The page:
My favorite guest speakers came just a couple weeks ago when we were discussing the idea of carceral geographies (prison geographies). This is a field that has a lot of contention and a lot of personal stake attached to it. Joining us in the classroom were Dr. Chris Gilliard and Dr. Brian J Jefferson, both of whom had written groundbreaking work on the topic. Simply through reading their work, I was astonished and had my world view challenged. When they came in to talk to us, it didn’t end up being a lecture from them, as I had thought it would be. Instead, it was a dialogue between all of us students, my professor, and the two scholars. We engaged with each other, challenging the ways in which we all thought and pushing towards a greater understanding. We talked about the consequences of prison surveillance and how urban spaces are more readily surveilled, which pushes former criminals to rural spaces. They asked us questions about California and Prop 25, which recently was on the state ballot. It was nothing short of astonishing.
Now, it’s not like guest speakers are anything new at UC Berkeley. Berkeley professors often bring in their colleagues or industry folks to talk about their work. But never before had I seen it be so consistent or reach such a global level. Engaging with scholars outside your geographic area used to be a huge ordeal but now it’s as easy as them clicking on a link and popping in. It’s a lesson that should be taken beyond the COVID-19 pandemic. We have these online tools at our disposal that make it so easy to engage in dialogue to push forward academic thought. I’m thrilled that I have been able to be apart of this and hope that this engagement will continue beyond the forced online realm and into the future.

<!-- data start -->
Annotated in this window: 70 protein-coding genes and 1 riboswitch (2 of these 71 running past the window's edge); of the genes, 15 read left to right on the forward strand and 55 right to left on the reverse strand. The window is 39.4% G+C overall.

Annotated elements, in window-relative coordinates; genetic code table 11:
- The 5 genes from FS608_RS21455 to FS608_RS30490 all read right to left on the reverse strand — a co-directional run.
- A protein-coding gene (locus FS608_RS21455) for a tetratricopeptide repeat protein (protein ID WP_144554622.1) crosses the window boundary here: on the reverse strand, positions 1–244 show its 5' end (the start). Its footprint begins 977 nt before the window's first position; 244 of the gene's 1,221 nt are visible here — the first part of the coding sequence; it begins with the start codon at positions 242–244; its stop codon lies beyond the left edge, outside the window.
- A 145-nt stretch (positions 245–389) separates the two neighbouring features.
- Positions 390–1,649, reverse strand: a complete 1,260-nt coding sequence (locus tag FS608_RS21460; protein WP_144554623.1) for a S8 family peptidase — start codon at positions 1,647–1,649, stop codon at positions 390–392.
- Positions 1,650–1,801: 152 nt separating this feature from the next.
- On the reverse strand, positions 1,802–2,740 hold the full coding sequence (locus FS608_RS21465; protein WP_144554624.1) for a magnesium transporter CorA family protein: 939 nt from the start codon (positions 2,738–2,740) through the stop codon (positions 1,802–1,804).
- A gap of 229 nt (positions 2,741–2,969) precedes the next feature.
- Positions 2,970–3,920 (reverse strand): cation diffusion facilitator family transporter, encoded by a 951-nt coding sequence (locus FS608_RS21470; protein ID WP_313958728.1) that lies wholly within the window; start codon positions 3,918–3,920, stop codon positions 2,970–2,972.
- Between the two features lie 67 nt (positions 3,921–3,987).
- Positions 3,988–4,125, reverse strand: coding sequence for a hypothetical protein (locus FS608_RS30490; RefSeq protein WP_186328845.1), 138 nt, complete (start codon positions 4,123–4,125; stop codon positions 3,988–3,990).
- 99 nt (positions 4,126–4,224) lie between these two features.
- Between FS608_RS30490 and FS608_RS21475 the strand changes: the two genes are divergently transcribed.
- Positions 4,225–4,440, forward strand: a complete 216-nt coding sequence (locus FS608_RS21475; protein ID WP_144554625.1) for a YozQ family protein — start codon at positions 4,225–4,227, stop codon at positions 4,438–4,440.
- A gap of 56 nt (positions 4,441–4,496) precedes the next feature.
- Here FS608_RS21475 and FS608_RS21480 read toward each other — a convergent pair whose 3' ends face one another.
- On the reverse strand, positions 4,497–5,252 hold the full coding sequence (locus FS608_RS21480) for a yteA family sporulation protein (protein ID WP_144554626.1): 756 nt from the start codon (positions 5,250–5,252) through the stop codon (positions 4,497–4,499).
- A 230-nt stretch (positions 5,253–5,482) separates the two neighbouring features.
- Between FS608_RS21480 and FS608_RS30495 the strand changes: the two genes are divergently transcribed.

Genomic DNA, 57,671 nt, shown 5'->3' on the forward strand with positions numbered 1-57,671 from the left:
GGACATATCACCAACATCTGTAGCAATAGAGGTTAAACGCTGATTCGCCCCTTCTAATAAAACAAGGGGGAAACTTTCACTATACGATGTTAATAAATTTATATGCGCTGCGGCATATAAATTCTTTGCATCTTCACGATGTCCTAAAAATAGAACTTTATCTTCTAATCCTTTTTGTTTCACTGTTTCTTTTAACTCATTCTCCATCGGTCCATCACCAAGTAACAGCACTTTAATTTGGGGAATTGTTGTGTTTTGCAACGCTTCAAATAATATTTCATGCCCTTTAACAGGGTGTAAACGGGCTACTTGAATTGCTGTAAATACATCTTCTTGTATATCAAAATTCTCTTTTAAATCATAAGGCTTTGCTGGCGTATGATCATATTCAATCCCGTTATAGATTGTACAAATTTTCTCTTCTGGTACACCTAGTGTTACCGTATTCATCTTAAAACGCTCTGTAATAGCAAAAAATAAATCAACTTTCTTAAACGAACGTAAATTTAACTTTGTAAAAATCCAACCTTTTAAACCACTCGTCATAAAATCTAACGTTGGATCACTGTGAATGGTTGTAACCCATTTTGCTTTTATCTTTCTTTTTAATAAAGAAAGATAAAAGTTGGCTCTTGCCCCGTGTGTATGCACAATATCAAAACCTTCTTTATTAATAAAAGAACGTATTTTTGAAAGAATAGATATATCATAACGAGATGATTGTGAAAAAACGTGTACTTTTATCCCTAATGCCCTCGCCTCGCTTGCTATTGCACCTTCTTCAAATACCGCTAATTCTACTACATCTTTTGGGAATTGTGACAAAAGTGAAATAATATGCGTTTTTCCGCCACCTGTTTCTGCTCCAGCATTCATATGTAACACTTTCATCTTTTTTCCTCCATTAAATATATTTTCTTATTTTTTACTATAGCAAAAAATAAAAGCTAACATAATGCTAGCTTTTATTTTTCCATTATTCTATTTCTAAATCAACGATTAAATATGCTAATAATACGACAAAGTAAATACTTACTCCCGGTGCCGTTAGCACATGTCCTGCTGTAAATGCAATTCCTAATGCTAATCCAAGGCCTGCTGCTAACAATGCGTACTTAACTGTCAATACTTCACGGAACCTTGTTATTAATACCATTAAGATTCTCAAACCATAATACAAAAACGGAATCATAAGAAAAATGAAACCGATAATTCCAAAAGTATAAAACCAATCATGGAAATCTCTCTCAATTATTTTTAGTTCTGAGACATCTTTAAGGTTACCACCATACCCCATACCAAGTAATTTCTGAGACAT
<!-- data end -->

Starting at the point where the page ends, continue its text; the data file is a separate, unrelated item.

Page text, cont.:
What should you DO and DON’T DO as a Cal Pre-Med Student? If you’re curious, then you’re in the right spot! In order to be successful in your path to medical school while attending UC Berkeley, then you will need to establish certain habits that you may or may not already have.
Before we dive into the DOs and DON’Ts of being a Cal Pre-Med, take some time to jot down a few ideas of your own. What do you think you should DO in these 4 years to be successful as an academic student? What do you think you should totally AVOID during these 4 years? Now, match your ideas to this guide and see how much of them align!
When I tell people that I’m planning to major in Human Geography, they tend to respond in a few different ways. The most common, “Oh that’s so cool! I don’t know too many people who study that.” The second response starts out like the first, but after it’s sunk in for a few minutes, a perplexed look crosses their face and they ask me, “So can you just clarify what exactly Geography is?” And the last, my personal favorite, “Wow, I loved learning where all the countries are on the map when I was in elementary school!” I bite my tongue when I hear this — refraining from responding by asking if they really think I’m spending four years and an entire college tuition on memorizing maps — and try to remind myself that Human Geography is a unique major, so it’s not their fault they haven’t heard of it.